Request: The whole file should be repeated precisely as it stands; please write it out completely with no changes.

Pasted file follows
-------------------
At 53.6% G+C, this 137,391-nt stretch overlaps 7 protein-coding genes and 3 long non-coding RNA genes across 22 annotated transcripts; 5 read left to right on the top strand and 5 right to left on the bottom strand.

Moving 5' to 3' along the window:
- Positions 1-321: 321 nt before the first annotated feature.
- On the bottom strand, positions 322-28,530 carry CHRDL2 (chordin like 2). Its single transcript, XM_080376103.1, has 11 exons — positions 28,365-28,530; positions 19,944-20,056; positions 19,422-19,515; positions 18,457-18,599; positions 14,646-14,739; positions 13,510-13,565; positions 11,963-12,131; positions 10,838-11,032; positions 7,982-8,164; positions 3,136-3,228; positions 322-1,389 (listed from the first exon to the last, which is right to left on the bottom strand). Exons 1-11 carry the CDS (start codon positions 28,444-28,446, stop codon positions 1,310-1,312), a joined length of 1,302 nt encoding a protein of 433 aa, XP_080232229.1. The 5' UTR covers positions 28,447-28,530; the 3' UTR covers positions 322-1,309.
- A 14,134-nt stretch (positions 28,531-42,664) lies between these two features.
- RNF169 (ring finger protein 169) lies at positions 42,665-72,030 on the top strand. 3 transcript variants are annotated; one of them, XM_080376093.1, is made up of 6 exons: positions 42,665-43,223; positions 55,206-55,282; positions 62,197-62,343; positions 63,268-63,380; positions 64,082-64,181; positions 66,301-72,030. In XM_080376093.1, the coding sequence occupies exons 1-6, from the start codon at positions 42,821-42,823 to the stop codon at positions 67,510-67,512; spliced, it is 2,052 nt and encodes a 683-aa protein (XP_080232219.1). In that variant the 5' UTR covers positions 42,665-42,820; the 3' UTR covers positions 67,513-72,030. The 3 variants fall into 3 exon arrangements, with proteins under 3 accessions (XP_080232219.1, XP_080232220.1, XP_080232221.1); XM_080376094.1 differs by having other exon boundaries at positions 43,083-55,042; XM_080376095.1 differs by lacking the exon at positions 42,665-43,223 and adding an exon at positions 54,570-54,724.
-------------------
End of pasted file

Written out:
At 53.6% G+C, this 137,391-nt stretch overlaps 7 protein-coding genes and 3 long non-coding RNA genes across 22 annotated transcripts; 5 read left to right on the top strand and 5 right to left on the bottom strand.

Moving 5' to 3' along the window:
- Positions 1-321: 321 nt before the first annotated feature.
- On the bottom strand, positions 322-28,530 carry CHRDL2 (chordin like 2). Its single transcript, XM_080376103.1, has 11 exons — positions 28,365-28,530; positions 19,944-20,056; positions 19,422-19,515; positions 18,457-18,599; positions 14,646-14,739; positions 13,510-13,565; positions 11,963-12,131; positions 10,838-11,032; positions 7,982-8,164; positions 3,136-3,228; positions 322-1,389 (listed from the first exon to the last, which is right to left on the bottom strand). Exons 1-11 carry the CDS (start codon positions 28,444-28,446, stop codon positions 1,310-1,312), a joined length of 1,302 nt encoding a protein of 433 aa, XP_080232229.1. The 5' UTR covers positions 28,447-28,530; the 3' UTR covers positions 322-1,309.
- A 14,134-nt stretch (positions 28,531-42,664) lies between these two features.
- RNF169 (ring finger protein 169) lies at positions 42,665-72,030 on the top strand. 3 transcript variants are annotated; one of them, XM_080376093.1, is made up of 6 exons: positions 42,665-43,223; positions 55,206-55,282; positions 62,197-62,343; positions 63,268-63,380; positions 64,082-64,181; positions 66,301-72,030. In XM_080376093.1, the coding sequence occupies exons 1-6, from the start codon at positions 42,821-42,823 to the stop codon at positions 67,510-67,512; spliced, it is 2,052 nt and encodes a 683-aa protein (XP_080232219.1). In that variant the 5' UTR covers positions 42,665-42,820; the 3' UTR covers positions 67,513-72,030. The 3 variants fall into 3 exon arrangements, with proteins under 3 accessions (XP_080232219.1, XP_080232220.1, XP_080232221.1); XM_080376094.1 differs by having other exon boundaries at positions 43,083-55,042; XM_080376095.1 differs by lacking the exon at positions 42,665-43,223 and adding an exon at positions 54,570-54,724.